Seven botulinum toxins, designated A through G, are currently known to block the release of acetylcholine, an essential neural junction transmitter. The toxins are produced when Clostridium botulinum spores, widely dispersed in nature, encounter perfect conditions for germination: the absence of oxygen, a non-acidic pH, just the right amount of moisture and a warmish temperature (the optimum varies by subtype). Most horses suffer type A or B botulism, which typically occurs after they ingest spoiled or moldy feed. But enormous bales of hay can also spell disaster.
Consider a large outbreak of botulism in Oregon, summarized in a 2010 article in the Journal of Veterinary Diagnostic Investigation. The herd ate from bales of damp, matted bluegrass strewn along a creek bank during an unusually hot February. “After the first horse showed signs of botulism, 20 horses (including the sentinel case) died within three days, and four more horses died over the next six days,” the authors grimly recounted.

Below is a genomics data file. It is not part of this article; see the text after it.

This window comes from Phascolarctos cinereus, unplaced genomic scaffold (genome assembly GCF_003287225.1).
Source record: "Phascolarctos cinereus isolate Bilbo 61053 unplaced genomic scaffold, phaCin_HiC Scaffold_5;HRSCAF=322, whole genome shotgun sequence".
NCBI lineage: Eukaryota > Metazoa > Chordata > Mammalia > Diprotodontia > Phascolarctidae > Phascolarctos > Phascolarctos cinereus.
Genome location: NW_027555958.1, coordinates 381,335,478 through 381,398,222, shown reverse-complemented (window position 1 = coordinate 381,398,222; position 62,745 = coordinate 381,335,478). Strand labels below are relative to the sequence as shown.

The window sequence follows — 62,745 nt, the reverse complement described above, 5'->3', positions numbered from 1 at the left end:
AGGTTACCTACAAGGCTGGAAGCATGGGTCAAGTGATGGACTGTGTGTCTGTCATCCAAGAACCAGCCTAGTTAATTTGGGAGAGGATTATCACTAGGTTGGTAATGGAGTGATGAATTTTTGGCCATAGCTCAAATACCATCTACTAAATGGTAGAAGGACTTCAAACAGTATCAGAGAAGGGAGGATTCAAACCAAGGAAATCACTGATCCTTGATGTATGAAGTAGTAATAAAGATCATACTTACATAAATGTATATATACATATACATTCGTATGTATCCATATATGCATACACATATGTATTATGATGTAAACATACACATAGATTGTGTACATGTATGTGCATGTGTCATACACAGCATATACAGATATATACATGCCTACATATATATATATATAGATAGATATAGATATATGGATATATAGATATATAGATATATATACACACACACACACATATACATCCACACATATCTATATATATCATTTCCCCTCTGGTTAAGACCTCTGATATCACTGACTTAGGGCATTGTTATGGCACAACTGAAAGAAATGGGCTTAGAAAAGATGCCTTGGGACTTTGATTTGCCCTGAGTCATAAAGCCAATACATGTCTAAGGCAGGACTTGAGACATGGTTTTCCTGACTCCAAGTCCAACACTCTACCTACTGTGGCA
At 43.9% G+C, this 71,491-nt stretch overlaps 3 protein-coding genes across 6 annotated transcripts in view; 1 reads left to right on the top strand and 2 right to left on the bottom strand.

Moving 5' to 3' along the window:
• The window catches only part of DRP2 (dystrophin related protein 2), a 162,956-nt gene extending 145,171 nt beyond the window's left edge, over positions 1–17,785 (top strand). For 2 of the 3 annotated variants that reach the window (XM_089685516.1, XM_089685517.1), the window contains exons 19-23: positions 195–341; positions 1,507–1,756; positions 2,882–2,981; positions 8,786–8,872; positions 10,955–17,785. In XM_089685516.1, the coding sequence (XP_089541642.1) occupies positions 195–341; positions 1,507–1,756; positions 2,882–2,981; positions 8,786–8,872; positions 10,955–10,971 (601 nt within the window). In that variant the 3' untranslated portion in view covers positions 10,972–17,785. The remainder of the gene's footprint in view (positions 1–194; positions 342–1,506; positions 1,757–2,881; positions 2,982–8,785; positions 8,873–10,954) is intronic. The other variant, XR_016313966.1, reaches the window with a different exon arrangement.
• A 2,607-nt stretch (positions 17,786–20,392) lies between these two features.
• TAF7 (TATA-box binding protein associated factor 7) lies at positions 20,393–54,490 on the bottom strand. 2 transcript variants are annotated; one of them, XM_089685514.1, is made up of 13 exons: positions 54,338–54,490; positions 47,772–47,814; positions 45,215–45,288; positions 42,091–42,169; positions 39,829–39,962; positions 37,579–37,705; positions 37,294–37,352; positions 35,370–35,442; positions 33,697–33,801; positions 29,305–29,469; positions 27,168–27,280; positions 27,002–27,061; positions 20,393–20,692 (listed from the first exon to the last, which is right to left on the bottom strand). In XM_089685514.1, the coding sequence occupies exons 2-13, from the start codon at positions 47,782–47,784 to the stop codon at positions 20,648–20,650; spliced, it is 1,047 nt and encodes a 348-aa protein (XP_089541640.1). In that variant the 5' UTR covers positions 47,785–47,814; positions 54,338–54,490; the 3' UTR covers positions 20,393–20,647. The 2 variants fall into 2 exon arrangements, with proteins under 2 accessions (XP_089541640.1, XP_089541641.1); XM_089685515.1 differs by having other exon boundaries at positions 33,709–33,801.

Given the warming trends throughout much of the world, I put two and two together.
“Could climate change increase the risk of botulism in horses?” I asked first-author Dr. Amy Johnson, a large-animal internist, neurologist and botulism specialist at the University of Pennsylvania, where she also works in a botulism lab testing animal samples from all over the country.
“I can’t say, ‘No,’” she replied, “but other factors include the economy and the availability of farmland.”
Because huge, round bales of hay are cheap to produce they became increasingly popular following the 2009 economic crash, Johnson went on to explain. Shrinking acreage has compounded the problem by decreasing local production of hay baled as traditional squares.
In John’s case, however, warm, matted hay was not the culprit fueling the crisis, according to his owner. Parker is far more suspicious of a grain-plus-molasses “treat” fed to his 11-year old American quarter horse gelding. That same mix scooped from the bottom of a lidded can repeatedly re-filled with 50-pound bags of grain was also fed to two other horses from Parker’s herd who suffered botulism a few weeks before John went down.